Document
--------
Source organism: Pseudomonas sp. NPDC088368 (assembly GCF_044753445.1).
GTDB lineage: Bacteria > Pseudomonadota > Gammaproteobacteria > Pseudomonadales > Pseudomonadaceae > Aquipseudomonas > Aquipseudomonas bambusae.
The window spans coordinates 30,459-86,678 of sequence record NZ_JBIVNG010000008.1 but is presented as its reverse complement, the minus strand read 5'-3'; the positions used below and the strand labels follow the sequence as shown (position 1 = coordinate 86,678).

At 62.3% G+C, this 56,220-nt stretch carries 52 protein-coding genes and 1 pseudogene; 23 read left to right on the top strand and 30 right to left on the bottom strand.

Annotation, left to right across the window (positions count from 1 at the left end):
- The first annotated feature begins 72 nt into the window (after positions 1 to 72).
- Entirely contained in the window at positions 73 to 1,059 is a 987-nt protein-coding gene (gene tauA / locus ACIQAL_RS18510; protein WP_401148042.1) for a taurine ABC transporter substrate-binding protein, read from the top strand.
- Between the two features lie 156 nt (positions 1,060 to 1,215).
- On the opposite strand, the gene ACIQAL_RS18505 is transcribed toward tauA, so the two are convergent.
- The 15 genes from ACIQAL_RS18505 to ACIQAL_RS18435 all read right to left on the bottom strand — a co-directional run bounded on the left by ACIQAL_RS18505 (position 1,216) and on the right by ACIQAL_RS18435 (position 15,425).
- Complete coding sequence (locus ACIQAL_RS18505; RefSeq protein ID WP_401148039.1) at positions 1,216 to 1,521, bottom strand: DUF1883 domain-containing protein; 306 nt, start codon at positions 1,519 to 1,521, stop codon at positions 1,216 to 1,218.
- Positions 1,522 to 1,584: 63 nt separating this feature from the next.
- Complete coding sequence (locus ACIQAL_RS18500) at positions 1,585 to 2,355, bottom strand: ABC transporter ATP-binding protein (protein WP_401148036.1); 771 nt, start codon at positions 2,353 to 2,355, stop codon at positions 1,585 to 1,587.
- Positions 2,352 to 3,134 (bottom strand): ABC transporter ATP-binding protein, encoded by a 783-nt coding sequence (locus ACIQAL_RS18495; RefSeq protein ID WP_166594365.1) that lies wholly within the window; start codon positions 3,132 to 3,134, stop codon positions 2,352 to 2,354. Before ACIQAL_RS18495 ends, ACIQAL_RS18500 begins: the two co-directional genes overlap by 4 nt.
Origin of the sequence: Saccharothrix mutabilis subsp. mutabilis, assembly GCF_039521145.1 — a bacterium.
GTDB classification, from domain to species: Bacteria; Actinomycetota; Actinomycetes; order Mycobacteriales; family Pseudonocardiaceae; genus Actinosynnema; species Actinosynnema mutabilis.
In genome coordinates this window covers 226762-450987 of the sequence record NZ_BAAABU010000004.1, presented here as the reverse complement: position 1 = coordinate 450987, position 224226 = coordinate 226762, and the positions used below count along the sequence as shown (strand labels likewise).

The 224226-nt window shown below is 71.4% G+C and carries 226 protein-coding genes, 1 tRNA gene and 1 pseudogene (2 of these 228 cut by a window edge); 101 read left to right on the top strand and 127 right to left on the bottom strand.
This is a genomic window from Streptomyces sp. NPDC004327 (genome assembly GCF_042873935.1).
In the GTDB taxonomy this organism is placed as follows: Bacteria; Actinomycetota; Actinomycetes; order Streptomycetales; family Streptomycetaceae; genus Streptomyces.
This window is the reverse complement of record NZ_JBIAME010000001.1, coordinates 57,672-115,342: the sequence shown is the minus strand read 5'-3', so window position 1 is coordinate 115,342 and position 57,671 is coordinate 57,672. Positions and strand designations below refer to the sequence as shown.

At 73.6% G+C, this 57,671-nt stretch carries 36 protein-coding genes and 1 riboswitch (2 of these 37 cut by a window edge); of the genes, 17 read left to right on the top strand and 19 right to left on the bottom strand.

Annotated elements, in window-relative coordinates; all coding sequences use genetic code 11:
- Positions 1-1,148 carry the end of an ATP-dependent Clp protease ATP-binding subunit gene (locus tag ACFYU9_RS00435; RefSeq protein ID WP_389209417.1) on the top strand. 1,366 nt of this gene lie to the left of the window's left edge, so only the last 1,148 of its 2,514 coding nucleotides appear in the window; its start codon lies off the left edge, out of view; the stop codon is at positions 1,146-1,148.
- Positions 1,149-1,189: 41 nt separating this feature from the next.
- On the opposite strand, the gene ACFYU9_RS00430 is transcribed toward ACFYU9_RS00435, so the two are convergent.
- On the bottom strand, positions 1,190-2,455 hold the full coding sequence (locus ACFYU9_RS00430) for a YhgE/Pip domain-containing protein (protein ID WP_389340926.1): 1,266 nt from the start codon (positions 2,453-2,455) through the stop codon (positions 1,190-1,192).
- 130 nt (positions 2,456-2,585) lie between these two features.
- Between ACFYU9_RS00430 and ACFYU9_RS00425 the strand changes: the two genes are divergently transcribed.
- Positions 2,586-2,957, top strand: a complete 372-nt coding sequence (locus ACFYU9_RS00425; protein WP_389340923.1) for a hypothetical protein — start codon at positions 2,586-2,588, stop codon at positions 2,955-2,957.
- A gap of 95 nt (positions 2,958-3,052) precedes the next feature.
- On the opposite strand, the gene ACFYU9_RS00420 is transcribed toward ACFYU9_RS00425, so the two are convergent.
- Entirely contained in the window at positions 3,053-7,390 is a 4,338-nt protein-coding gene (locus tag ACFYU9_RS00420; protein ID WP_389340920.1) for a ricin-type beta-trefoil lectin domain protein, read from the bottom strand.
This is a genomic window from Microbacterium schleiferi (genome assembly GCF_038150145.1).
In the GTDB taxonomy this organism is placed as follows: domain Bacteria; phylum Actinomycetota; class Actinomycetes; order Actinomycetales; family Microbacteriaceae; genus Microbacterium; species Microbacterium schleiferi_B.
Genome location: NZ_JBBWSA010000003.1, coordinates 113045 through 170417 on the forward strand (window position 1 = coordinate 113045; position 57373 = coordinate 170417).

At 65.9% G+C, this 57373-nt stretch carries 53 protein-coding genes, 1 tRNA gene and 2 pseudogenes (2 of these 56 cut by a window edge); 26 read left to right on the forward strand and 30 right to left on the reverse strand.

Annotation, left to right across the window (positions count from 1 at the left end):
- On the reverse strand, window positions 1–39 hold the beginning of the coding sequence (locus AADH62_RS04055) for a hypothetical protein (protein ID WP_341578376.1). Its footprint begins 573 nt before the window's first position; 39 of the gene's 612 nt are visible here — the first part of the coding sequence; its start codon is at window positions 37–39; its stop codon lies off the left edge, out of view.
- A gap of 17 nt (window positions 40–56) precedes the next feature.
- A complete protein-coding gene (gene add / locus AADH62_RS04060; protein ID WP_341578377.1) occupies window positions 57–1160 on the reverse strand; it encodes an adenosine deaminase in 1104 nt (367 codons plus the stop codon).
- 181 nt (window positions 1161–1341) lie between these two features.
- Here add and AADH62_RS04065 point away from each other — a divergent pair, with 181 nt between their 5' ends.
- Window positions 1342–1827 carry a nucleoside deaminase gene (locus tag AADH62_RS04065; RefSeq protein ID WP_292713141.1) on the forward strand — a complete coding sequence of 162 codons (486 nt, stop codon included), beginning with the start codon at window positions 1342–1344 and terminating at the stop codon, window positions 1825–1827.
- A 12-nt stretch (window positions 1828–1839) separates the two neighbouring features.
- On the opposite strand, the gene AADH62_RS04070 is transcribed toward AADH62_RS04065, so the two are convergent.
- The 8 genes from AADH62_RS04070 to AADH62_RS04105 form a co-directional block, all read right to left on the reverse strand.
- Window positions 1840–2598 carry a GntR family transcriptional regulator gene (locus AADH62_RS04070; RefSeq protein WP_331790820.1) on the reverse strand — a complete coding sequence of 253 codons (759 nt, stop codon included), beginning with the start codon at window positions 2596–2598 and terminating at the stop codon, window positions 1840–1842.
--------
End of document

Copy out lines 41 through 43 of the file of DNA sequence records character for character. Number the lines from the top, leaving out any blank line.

- A complete protein-coding gene (gene add / locus AADH62_RS04060; protein ID WP_341578377.1) occupies window positions 57–1160 on the reverse strand; it encodes an adenosine deaminase in 1104 nt (367 codons plus the stop codon).
- 181 nt (window positions 1161–1341) lie between these two features.
- Here add and AADH62_RS04065 point away from each other — a divergent pair, with 181 nt between their 5' ends.